Posted on | March 9, 2011 by Tyler Ament |
Today, Sec. Clinton delivered a brief speech at the launch of the Global Partnership on Maternal and Child Health, where she mentioned that we have to step away from traditional methods of improving maternal health, and innovate to save lives quickly. Yet, Sec. Clinton’s first solutions – skilled birth attendants and tech to resuscitate newborns – aren’t first for USAID. Further, her statement doesn’t even mention the first item on administrator Shah’s list, yet she refers to Shah and USAID’s work numerous times in the speech.
In USAID administrator Rajiv Shah’s Global Health Lecture delivered in February, he says the following about what should come first in saving mothers in the developing world:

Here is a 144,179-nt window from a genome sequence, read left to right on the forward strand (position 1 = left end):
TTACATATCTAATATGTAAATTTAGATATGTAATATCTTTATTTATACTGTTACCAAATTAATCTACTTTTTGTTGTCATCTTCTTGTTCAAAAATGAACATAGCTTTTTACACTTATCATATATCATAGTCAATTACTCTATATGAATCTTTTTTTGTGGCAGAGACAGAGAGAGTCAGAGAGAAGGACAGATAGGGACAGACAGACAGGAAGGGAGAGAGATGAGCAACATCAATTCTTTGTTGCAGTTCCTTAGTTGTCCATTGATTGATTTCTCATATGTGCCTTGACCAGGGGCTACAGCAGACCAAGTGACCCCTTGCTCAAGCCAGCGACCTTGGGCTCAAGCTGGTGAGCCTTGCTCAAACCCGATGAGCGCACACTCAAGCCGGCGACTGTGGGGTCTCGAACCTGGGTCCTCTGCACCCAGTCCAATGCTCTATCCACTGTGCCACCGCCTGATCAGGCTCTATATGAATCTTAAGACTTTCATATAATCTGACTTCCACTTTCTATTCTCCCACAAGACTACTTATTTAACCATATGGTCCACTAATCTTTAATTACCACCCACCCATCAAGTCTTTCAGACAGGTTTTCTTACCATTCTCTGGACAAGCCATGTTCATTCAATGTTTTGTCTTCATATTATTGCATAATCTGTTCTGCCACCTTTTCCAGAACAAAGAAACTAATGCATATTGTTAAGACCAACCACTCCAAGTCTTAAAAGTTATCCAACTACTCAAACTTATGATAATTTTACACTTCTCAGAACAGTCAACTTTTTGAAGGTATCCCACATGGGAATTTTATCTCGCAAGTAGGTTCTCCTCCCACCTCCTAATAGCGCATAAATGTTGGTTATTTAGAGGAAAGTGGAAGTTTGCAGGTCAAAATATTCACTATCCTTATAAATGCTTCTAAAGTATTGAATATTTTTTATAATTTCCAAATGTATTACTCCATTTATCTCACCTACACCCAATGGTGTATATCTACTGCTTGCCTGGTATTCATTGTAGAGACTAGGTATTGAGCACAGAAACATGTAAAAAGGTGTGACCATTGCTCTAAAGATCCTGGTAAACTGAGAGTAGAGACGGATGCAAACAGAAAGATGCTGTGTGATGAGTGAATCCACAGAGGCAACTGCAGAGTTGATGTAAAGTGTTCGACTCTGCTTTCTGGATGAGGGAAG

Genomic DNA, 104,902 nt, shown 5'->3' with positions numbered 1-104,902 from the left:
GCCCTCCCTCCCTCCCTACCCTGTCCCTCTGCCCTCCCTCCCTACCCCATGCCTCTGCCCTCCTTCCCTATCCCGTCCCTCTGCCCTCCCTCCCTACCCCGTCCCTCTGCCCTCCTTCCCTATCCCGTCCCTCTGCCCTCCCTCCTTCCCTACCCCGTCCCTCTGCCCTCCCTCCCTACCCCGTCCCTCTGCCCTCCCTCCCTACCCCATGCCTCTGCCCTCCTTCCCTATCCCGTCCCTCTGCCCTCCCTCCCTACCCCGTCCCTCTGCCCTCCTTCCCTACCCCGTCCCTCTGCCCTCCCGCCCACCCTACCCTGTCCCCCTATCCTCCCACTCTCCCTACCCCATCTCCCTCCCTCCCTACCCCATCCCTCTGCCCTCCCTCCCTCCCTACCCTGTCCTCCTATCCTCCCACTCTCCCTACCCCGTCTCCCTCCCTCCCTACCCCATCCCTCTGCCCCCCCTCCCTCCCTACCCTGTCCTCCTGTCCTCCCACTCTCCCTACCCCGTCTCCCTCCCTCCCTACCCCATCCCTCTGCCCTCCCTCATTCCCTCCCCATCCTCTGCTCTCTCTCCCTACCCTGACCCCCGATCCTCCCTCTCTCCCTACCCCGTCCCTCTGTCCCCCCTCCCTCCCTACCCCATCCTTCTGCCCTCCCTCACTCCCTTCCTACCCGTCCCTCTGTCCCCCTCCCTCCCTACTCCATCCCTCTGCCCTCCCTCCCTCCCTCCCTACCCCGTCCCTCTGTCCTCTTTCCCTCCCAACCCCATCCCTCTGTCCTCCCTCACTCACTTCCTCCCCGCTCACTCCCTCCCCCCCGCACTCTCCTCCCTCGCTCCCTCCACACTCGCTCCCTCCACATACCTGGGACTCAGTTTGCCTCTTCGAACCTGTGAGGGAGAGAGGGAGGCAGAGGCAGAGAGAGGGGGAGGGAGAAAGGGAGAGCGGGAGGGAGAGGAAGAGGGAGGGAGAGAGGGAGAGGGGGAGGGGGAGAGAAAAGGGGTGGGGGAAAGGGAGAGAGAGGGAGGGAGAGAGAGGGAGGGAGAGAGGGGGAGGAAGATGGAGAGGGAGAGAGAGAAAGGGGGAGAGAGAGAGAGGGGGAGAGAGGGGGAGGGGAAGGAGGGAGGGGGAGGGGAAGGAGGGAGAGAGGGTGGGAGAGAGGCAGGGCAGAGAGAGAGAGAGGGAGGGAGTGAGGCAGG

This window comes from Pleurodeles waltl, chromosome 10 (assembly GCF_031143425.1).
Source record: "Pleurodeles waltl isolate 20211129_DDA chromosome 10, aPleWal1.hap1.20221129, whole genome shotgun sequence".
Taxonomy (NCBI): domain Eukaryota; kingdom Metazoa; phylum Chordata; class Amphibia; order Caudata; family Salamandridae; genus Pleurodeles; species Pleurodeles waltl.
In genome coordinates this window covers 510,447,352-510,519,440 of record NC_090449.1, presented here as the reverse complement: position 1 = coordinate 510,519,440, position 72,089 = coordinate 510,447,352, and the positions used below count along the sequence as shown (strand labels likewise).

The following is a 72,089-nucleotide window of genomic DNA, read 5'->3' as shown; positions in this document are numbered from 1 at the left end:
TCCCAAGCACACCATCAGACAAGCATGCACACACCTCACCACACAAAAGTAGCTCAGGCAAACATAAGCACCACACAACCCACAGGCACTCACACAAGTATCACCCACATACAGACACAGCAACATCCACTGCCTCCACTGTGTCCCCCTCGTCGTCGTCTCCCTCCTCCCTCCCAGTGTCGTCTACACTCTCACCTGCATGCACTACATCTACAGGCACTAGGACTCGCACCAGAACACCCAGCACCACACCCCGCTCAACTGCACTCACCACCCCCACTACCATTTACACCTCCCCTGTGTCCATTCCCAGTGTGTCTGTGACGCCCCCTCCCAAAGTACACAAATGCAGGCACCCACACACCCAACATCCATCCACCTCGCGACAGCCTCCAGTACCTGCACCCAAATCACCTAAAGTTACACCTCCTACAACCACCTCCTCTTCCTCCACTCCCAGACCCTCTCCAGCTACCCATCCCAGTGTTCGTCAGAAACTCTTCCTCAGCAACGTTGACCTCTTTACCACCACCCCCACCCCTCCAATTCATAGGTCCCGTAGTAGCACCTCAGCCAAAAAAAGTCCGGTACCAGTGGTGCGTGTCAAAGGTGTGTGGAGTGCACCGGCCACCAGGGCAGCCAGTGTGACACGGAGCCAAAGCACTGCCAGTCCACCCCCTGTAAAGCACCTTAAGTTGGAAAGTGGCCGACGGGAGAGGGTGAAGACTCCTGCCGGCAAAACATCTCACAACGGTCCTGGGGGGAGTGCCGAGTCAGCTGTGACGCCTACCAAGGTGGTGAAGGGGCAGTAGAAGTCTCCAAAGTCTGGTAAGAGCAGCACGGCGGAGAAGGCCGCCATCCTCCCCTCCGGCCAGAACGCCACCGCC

…We’ve scoured our data to identify best practices for improving care, often in the community-based setting. We have now asked each of our 28 missions in the highest-burden maternal-mortality countries to implement these best practices in an effort we appropriately call BEST.
It will require first addressing the significant unmet need for family planning in the developing world.Innovations in products can allow us to provide a broad range of family-planning options to women. And innovations in service delivery, like social marketing, can leverage the private sector to reach well beyond traditional health systems.
According to Shah, contraceptive programs come first, but according to Sec. Clinton’s speech it’s skilled birth attendants. Sec. Clinton finished her speech making the case for the USAID and State budgets with a call for focus, saying “we can’t do everything and be everything for everybody.” That seems to mean that things must be prioritized, yet if there is no clear message about what will come practically and absolutely first, how does one know what will? Which is it? Maybe Congress should ask them.